Joined: Mon Sep 22, 2008 12:38 pm

Re: Inherited IRA/RMD question

Post by kaneohe » Fri Sep 15, 2017 2:27 pm

Do you have a fixed expense you need to pay with those a car, a house,etc? Then you need to have $$$ in hand and not take much risk. But it sounds like you are just reinvesting the funds. If you go to no risk like cash, and the market goes down, you win; if it goes up , you lose.
If you stay invested and the market goes up, you end up w/ more, pay more taxes, and have to pay higher prices to a net neutral (except for taxes). If you stay invested and the market goes down, you end w/ less, pay less taxes,but pay lower prices to again a net neutral (or think about taking in shares as you suggested. The question then is do you want to take a risk or stay neutral.

Posts: 7401
Joined: Tue Feb 27, 2007 3:26 pm
Location: Cleveland, OH

Re: Inherited IRA/RMD question

Post by sport » Fri Sep 15, 2017 2:43 pm

If you withdraw money from the IRA and reinvest it (less taxes) in the same investment for the long term, the short term problem does not apply.

User avatar
Kevin M
Posts: 10198
Joined: Mon Jun 29, 2009 3:24 pm

Re: Inherited IRA/RMD question

Post by Kevin M » Fri Sep 15, 2017 3:12 pm

As mentioned, it doesn't sound like you're taking required minimum distributions, but larger distributions to shift the income to lower-income years.

If stocks tank, then you can take smaller distributions or empty the IRA faster.

You can just reinvest the distribution in the same investment in your taxable account, so it doesn't matter whether the downturn hits your IRA or your taxable account, other than the different tax impacts (and if you're concerned about that, you should be tax-adjusting your AA). If you switch from ETFs to mutual funds, you can even take your distribution by doing an exchange from the IRA to the same fund in a taxable account--at least you can do this at Vanguard.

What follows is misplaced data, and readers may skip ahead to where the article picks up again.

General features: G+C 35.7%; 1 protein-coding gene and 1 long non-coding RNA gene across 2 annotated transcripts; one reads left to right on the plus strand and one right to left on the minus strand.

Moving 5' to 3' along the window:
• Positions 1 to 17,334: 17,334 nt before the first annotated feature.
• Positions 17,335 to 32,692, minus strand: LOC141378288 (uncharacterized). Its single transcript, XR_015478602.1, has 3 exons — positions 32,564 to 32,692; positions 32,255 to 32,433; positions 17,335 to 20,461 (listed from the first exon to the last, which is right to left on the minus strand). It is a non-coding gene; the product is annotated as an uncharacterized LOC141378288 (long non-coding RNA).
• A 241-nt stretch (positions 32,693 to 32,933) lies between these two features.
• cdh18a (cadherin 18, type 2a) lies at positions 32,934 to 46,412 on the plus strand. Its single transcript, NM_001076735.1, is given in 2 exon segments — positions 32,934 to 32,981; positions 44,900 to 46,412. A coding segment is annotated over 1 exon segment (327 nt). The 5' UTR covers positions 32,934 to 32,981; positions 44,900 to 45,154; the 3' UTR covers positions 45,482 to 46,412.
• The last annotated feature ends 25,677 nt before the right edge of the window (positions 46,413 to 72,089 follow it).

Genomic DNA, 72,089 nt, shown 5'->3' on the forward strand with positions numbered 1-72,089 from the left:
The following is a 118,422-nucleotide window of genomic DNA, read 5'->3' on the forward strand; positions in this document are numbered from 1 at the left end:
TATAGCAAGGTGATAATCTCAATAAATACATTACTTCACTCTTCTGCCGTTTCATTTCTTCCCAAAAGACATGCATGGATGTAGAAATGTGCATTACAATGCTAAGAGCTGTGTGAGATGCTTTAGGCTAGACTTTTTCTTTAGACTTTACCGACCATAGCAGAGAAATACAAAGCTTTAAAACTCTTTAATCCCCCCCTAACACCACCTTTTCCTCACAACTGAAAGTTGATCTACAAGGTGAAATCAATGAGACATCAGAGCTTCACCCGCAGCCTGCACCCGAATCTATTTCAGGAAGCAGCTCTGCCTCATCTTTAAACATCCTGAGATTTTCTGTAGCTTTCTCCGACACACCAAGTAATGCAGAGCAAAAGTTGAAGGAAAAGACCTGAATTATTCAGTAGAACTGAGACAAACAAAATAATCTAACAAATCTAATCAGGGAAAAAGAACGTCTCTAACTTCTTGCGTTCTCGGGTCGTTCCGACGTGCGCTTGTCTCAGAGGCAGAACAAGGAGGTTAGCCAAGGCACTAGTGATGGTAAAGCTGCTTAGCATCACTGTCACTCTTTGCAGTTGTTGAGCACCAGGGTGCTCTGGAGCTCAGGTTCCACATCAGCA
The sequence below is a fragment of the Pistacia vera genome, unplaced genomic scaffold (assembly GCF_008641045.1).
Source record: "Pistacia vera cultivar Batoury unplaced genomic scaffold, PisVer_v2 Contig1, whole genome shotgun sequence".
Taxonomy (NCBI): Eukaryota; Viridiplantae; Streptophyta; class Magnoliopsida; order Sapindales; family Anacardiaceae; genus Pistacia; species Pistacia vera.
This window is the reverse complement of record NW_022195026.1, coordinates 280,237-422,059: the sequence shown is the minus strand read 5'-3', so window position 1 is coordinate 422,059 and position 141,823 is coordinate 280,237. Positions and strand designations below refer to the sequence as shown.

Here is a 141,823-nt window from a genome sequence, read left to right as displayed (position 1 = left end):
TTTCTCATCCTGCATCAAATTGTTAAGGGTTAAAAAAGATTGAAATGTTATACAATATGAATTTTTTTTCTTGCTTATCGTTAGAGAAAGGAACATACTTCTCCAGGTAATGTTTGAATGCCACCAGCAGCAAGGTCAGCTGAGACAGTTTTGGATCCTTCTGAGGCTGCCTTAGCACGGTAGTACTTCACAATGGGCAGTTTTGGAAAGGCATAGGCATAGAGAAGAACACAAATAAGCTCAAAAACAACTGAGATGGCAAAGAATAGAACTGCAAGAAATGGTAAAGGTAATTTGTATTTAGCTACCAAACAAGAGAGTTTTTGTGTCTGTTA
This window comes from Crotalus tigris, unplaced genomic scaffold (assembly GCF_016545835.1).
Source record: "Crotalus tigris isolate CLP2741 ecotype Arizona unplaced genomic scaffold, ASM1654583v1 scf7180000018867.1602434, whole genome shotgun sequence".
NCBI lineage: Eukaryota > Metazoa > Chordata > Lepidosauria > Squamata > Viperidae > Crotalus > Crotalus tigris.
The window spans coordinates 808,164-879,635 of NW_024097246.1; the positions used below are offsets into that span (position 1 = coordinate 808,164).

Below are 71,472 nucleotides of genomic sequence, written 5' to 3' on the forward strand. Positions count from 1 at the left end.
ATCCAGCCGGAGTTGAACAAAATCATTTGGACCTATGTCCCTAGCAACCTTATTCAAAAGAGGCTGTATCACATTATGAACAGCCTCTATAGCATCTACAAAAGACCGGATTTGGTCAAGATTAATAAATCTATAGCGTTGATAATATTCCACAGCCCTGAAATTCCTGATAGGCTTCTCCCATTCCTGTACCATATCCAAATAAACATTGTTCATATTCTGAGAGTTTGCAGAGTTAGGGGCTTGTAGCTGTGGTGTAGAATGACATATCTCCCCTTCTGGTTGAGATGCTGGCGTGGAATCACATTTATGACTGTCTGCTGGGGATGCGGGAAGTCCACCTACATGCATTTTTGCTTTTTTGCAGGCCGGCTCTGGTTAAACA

Wiki ||.......|| Suggested format for Asking Portfolio Questions (edit original post)

Posts: 20
Joined: Sun Mar 05, 2017 7:53 am

Re: Inherited IRA/RMD question

Post by PEMdoc » Fri Sep 15, 2017 7:08 pm

As always, thanks for clearing things up guys! Yes, sorry, RMD was the wrong term, just my typing shortcut. Just referring to my distribution in general, which, as you noted, is above the minimum in order to shift the tax on the money to years when my bracket is significantly lower.

User avatar
Posts: 8487
Joined: Sun Mar 09, 2008 6:32 am
Location: SoCal

Re: Inherited IRA/RMD question

Post by celia » Fri Sep 15, 2017 7:20 pm

Don't think in term of "RMDs". You are just moving assets from tax-deferred to taxable each year and paying the taxes that are owed (at today's lower rate instead of the rate you will be in,10 years from now.

Then, in your thought process, "minimum" doesn't apply.
What investment you hold doesn't matter.
The only thing that matters tax-wise, is trying to withdraw more when the value is down (so the taxes will be less, OR more shares can be removed for the same tax hit)

PS. We are doing the same thing and hope to have the account emptied in about 3 years.

Post Reply